Producer: Sushilkumar Agrawal
Director: Nila Madhab Panda
Cast: Lehar Khan, Parvin Dabas, Harsh Mayar, Krishang Trivedi,
Music: Midival Punditz, Ashish Chauhan
In a country like India, where female feoticide is still prevalent, a film like Jalpari – The Desert Mermaid is abrave attempt to highlight this social issue.It is a revelation for the urban youth,who are oblivious to the realities of the‘real India’.
The film is a story about Dev (Parvin Dabas), a doctor in New Delhi, who wantsto open a hospital in a village in Haryana.He takes his daughter Shreya (Lehar Khan) and son (Krishang Trivedi) to visitthe village with him. Shreya is a fearless and adventurous tomboy. She finds thatthe village is the exact opposite of what she had imagined, and later is shocked atthe practice of female feoticide there.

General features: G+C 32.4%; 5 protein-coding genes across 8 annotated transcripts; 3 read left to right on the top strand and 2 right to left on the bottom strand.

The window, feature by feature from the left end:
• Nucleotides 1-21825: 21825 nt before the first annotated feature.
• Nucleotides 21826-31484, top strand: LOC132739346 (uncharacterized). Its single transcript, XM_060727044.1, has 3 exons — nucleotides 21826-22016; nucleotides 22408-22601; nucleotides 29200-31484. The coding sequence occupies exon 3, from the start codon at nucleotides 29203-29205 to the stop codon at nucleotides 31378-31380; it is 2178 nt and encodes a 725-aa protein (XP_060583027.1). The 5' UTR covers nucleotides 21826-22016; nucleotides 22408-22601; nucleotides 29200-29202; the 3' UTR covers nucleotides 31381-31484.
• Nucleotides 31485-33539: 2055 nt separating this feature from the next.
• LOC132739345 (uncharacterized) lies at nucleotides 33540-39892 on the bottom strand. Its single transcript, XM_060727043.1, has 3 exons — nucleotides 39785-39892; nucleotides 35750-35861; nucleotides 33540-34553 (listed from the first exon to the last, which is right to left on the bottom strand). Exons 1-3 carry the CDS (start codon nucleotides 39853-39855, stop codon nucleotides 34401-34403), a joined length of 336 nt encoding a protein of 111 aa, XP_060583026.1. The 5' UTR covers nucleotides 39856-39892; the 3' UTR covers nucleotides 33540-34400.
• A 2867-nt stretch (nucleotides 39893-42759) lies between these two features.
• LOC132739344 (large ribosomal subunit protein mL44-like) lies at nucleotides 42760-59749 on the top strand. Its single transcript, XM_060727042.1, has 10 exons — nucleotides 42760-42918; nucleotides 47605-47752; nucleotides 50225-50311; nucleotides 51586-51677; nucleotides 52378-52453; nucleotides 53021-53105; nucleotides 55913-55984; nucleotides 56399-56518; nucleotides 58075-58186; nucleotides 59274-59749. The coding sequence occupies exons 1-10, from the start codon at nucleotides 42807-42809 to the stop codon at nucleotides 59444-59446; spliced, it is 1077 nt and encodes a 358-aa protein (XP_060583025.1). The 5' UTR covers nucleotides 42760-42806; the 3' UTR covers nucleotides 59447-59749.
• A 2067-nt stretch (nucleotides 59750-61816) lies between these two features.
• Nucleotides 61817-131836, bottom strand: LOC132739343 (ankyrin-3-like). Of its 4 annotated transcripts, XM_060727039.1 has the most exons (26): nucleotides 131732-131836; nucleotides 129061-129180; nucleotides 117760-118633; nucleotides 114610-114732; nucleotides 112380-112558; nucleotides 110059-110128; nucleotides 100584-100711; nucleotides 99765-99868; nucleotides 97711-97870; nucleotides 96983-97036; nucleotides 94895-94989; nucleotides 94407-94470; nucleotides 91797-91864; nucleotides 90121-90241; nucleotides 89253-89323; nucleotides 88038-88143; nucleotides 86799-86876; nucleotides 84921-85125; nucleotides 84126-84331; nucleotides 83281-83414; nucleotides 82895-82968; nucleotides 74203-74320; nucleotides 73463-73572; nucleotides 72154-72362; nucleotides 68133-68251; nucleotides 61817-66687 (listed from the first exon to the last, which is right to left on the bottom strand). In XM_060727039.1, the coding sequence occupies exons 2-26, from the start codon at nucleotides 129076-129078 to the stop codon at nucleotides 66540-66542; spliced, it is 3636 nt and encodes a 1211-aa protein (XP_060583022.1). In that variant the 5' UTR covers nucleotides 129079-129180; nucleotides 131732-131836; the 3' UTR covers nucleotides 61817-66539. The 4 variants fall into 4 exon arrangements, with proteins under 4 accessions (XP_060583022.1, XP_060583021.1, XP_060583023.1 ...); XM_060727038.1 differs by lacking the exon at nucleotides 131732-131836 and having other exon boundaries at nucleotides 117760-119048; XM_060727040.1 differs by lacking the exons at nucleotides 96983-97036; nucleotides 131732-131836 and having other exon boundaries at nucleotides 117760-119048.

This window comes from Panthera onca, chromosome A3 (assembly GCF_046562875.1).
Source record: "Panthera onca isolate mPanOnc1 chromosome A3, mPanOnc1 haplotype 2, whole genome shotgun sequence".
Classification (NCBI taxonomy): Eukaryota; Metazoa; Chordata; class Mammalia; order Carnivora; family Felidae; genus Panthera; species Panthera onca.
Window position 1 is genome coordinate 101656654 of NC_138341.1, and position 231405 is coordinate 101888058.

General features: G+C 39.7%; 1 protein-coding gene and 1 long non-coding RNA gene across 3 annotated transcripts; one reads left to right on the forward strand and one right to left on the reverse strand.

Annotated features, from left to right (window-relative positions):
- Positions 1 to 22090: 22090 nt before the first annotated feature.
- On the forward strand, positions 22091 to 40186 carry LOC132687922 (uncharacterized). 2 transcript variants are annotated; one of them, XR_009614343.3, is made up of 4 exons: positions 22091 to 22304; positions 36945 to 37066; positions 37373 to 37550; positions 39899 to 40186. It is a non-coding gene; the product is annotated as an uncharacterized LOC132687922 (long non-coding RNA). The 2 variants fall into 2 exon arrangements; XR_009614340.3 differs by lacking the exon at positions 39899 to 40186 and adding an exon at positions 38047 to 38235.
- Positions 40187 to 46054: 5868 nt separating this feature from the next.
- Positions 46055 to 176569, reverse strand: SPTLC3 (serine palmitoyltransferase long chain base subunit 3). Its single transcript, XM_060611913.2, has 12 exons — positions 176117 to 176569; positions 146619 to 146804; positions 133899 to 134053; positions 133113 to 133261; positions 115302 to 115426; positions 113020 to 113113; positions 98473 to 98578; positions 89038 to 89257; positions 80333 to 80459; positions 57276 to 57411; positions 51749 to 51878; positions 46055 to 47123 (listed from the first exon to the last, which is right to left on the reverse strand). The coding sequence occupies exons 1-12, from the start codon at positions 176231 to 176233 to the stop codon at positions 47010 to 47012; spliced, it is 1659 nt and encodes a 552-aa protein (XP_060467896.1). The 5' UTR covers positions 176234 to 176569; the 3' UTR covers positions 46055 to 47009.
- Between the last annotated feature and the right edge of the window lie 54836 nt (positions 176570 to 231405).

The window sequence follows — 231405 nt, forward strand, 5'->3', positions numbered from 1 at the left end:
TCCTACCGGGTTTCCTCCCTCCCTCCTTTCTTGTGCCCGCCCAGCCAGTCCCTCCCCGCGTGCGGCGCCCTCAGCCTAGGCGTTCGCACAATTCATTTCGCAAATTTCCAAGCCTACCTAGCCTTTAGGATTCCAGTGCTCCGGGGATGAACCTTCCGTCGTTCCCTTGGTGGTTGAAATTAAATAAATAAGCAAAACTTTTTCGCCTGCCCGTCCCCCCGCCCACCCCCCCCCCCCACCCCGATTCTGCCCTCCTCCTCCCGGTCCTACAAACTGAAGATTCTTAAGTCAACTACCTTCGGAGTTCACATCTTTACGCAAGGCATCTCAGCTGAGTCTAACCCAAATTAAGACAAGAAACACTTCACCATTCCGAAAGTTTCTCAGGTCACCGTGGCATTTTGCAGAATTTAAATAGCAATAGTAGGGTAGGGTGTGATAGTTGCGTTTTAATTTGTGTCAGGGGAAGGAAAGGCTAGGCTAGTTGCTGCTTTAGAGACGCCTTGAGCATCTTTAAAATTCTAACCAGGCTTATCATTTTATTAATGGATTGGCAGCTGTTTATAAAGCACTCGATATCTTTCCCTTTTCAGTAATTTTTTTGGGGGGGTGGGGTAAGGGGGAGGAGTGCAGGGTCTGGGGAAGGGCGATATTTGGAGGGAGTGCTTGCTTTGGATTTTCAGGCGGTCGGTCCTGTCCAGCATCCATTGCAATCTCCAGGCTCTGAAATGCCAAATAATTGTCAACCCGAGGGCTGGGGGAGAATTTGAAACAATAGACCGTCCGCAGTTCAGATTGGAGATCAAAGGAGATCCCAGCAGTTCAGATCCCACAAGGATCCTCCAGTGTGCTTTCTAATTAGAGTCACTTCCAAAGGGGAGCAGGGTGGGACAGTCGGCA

The concept of the film is a clearwinner, its execution is brilliant, and the performances add brownie points. Nila Madabh Panda’s direction is spot-on and some scenes are real eye-openers.Like the one that shows foetuses floating in the lake. The scene where Shreya is thrown into the pond too is very impactful.
However, the music does not add to the film. The twist at the end keeps you in suspense for a little too long and this could lose the audience. Even though the run time is short, the climax feels prolonged. Background score is good.Cinematography is apt. Costumes and locations are appropriate.
Performance-wise, Lehar Khan hasd one a fantastic job. She is convincing and delivers her lines with ease. Krishang Trivedi is adorable. Parvin Dabas, as a father,is convincing. Harsh Mayar pleases with his performance. Suhasini Mulay,as the grandmother, has little scope and does her best. Tannishtha Chatterjee, asa village belle, is good.
Verdict: Though high on content, lackof awareness might dampen the film’s prospects at the ticket counter.